Arguably once the center and gold standard of vinegar production in the Western world, Orléans developed many of the artisinal fermentation and aging processes using barrels that are still used around the world. Orléans vinaigriers (vinegar makers) first formalized in the late 14th century. Unfortunately, the rise of industrialized vinegar and the consolidation of the French vinegar industry, particularly by Amora-Maille which is now part of Unilever, largely ended this tradition in the the late 20th century. The last vinaigrier in Orléans is Martin Pouret, world renowned for his artisinal vinegars made with the traditional methods.

Condado de Huelva and Montilla-Moriles, Spain

The regions of Condado de Huelva and Montilla-Moriles, both in Andalusia as well, produce the other PDO Spanish vinegars. Mostly sweet wine vinegars such as moscatel vinegars, they produce excellent, though still not well known, wine vinegars. These regions may become more prominent in the future.

6 Comments on “The Great Vinegar Regions of the World”

  1. I have a vinegar ,mother about 5 years old that I nearly killed. I keep it in a stone war vinegar jar with a wooden tap and when I noticed mould on the outside of the tap I wiped it with a cloth with some oil of cloves – I think this leached through the wooden tap to the inside of the jar an d caused my vinegar mother to go uni to rapid decline. I replaced the tap and thoroughly washed the jar and started again with th3 remnants of the mother. 2 months later the mother is just starting to revive but now I have a lot 1/4 inch sediment on the bottom of the jar – should I discard the sediment ?

    1. The sediment shouldn’t hurt. It is probably from the wine or small pieces of mother that settled to bottom. Strain the vinegar when the batch is done to get rid of it. The mold probably isn’t the issue as long as it is not growing on your mother. Mold spores cannot grow in vinegar without access to oxygen.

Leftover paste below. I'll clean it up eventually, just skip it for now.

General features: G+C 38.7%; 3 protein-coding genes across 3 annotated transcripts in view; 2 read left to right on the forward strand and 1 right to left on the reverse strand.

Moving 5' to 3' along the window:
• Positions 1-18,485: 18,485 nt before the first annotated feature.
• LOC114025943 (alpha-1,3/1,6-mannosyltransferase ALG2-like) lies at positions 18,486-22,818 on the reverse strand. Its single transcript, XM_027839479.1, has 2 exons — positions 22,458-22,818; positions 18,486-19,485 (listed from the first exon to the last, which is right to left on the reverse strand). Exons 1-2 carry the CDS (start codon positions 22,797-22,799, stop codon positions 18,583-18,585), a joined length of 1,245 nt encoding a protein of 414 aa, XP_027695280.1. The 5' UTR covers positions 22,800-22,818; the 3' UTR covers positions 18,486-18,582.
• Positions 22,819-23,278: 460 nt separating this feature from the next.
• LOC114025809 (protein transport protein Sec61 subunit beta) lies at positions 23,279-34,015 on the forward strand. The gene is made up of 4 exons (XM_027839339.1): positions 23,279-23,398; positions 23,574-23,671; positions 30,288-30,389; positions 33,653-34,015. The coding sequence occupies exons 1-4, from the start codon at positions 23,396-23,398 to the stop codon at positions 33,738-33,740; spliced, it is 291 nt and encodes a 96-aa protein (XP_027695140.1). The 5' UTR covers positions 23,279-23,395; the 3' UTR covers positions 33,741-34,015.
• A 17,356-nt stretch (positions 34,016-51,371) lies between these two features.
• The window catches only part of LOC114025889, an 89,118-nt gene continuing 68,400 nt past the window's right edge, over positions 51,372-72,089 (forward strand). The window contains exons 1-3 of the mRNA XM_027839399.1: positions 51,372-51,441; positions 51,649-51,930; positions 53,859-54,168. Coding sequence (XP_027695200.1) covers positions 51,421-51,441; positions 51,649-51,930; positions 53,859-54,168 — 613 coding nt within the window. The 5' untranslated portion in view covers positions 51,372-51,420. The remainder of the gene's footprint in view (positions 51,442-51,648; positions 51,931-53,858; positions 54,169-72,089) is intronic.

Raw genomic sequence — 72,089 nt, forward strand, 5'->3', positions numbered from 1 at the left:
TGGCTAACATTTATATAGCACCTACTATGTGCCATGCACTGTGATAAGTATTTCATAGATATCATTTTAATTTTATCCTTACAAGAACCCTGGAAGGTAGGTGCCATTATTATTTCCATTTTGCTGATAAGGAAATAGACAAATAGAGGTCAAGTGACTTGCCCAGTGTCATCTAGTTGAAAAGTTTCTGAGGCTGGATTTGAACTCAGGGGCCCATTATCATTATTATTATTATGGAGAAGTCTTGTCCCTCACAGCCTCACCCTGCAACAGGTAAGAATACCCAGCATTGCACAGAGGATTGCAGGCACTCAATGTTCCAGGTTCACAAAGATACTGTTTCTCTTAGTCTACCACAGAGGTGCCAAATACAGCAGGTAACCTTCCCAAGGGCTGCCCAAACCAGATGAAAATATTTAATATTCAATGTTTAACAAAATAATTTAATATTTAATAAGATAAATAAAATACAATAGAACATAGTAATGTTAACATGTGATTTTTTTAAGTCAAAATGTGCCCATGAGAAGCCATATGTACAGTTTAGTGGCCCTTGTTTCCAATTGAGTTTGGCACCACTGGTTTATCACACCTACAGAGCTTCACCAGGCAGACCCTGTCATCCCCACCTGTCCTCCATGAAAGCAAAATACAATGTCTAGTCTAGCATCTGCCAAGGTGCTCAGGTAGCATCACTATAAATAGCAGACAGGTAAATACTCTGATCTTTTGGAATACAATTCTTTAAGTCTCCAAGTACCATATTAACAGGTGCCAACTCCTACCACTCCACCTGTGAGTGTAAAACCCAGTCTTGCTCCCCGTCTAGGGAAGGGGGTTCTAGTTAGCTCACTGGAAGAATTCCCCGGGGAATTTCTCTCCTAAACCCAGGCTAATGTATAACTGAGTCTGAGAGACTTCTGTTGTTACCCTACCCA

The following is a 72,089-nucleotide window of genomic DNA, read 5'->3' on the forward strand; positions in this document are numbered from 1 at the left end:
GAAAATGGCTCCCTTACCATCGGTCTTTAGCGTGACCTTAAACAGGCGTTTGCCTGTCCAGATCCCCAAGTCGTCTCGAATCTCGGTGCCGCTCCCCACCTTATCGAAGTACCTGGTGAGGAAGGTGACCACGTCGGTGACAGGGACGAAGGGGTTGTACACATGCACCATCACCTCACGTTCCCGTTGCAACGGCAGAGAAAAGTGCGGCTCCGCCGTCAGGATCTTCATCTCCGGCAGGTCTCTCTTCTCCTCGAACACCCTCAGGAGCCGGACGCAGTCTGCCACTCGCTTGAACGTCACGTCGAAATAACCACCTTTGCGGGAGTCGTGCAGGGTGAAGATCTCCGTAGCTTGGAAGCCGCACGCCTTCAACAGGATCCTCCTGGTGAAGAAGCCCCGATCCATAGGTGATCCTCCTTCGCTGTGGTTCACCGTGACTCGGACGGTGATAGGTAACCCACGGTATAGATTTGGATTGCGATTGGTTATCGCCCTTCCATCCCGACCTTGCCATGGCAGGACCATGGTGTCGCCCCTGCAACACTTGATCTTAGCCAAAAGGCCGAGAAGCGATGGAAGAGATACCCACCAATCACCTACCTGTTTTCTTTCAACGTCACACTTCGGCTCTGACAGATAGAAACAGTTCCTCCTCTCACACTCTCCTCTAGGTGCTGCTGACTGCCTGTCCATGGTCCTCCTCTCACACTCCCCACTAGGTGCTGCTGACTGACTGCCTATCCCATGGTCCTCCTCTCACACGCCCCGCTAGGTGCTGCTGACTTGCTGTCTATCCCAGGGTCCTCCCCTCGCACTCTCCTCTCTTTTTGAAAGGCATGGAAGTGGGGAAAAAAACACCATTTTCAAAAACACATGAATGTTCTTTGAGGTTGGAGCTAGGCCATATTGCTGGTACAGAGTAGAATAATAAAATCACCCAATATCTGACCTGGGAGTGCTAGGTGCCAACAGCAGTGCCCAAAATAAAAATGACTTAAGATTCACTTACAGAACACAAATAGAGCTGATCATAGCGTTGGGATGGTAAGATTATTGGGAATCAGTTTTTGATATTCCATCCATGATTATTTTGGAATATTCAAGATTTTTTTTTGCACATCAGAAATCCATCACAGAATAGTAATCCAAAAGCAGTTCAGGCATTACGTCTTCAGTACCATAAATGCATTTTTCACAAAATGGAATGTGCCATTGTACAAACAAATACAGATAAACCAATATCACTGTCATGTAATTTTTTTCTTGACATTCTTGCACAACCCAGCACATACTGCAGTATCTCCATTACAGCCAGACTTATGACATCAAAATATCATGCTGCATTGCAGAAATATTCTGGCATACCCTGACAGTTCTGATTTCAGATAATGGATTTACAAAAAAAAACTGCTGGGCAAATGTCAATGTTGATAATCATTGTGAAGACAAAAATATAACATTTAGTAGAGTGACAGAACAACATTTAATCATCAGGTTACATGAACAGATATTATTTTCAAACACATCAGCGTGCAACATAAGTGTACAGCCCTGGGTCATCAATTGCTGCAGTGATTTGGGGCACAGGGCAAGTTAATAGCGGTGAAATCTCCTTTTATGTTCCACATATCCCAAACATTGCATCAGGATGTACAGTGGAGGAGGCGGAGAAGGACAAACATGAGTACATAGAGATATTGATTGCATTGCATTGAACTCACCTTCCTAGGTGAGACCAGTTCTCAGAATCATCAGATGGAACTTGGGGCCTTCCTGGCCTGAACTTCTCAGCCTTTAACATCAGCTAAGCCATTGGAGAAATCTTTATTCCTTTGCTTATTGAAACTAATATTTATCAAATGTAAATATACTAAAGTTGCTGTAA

2. What happens if i tear the mother into pieces? Does It dye? Can it best revived of torn?

    Is there any way one can use a single Mother to start multiple batch of vinegar?

    1. You can tear the mother with no issue and use pieces of it to start multiple batches. The mother is made up of billions of bacteria so is as good in part as whole.

  3. I have a bumper crop of raspberries and wonder if there is any way to make vinegar from them and I don’t want to infuse white vinegar with them. Can juice from the berries be made into vinegar?
    Thank you, Reginald, for the great website and all the great information.

    1. Hi, you can do two things:

      One, you can squeeze the juice from the raspberries or two, soak them in water for 3-5 days. For either method, you typically add 1 gallon of water for every 2-3 lbs of raspberries (depending on the flavor strength you want). You need to adjust the sugar content (Brix) to about 1.06 with sugar before pitching the yeast. This amount can vary but 1 lb sugar per gallon usually works out. Once fermented to wine, add raw vinegar and a mother of vinegar at about 1/4 volume to get the vinegar fermentation started and cover with a cloth that lets air in but keeps fruit flies out.

      Note, if you only have a small supply of raw vinegar/mother you can start out with a smaller batch and use the results from that to make successively larger ones until it is all converted.